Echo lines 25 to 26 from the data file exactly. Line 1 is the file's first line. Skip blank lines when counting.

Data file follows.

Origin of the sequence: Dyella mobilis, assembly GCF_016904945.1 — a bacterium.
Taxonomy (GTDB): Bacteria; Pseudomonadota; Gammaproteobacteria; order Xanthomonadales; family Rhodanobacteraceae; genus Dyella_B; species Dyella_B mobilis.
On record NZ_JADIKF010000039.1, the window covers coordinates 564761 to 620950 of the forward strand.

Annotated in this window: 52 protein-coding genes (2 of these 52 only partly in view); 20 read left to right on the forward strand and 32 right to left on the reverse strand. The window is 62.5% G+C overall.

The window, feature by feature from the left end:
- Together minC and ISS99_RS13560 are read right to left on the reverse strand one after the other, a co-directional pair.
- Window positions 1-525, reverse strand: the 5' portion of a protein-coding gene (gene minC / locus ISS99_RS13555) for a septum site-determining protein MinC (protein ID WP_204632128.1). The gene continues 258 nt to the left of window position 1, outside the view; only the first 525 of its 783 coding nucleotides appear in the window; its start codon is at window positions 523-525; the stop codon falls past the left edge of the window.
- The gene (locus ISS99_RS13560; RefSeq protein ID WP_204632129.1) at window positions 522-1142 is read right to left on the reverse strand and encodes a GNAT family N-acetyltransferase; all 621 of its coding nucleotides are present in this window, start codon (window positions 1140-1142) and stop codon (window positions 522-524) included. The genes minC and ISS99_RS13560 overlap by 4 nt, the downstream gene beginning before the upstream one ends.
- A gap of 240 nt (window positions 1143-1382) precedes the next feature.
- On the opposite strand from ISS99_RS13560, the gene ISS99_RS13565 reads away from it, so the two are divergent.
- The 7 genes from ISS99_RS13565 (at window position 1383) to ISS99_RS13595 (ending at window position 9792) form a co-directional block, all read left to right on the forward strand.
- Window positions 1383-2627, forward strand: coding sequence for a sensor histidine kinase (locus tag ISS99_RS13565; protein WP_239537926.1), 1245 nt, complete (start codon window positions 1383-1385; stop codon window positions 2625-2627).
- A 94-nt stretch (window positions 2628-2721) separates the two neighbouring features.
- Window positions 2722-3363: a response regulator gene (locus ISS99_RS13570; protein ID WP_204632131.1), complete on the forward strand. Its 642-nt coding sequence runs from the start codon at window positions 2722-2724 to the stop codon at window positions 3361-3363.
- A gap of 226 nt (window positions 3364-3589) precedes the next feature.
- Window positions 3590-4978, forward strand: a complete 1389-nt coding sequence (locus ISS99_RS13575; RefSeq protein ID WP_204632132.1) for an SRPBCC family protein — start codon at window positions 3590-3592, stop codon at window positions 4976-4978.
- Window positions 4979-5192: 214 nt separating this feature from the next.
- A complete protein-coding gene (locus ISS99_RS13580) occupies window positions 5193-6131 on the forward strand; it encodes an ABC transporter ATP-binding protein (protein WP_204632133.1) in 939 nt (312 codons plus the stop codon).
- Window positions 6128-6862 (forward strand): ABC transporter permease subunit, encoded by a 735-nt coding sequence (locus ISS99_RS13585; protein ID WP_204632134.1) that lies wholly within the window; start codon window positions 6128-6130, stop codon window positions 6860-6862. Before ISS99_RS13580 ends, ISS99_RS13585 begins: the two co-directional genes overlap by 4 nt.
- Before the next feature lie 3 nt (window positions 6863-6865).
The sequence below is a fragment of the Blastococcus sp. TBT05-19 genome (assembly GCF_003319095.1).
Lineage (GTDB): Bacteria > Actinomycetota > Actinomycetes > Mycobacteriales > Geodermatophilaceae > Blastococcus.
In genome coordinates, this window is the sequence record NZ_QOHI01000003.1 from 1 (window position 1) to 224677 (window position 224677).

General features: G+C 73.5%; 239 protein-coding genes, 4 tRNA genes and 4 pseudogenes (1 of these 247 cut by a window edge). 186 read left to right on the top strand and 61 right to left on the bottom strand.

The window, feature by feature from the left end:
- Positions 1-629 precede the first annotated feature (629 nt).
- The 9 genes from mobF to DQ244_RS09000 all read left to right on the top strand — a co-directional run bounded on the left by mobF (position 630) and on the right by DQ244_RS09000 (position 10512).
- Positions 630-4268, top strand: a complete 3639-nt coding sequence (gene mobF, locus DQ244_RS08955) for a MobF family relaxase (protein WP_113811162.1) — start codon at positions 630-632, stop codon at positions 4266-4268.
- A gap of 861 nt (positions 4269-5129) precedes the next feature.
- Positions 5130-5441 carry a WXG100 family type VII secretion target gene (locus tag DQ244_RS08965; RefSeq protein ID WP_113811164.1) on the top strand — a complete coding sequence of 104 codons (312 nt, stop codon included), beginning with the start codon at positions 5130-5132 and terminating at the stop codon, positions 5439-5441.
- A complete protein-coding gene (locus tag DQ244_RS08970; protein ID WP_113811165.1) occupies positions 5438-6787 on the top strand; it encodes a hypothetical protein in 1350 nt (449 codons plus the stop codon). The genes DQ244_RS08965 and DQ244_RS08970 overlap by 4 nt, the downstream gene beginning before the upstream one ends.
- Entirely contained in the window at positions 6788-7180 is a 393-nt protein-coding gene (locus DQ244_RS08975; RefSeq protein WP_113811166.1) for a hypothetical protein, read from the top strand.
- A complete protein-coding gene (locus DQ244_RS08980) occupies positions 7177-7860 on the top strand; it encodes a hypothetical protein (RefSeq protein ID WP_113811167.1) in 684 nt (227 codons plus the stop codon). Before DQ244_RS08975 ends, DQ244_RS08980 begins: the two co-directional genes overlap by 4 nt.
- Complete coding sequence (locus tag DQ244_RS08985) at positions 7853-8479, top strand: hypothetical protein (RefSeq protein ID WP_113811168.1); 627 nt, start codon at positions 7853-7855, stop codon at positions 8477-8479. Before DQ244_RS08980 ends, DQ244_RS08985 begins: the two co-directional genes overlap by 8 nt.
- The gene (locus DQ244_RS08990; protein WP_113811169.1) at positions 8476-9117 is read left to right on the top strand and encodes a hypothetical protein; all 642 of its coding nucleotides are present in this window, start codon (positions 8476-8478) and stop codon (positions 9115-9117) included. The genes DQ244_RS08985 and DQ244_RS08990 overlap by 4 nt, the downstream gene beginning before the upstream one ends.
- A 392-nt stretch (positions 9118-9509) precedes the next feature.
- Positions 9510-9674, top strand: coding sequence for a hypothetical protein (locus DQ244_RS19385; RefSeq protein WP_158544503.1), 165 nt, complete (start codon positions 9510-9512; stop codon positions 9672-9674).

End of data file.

The window, feature by feature from the left end:
- Positions 1-629 precede the first annotated feature (629 nt).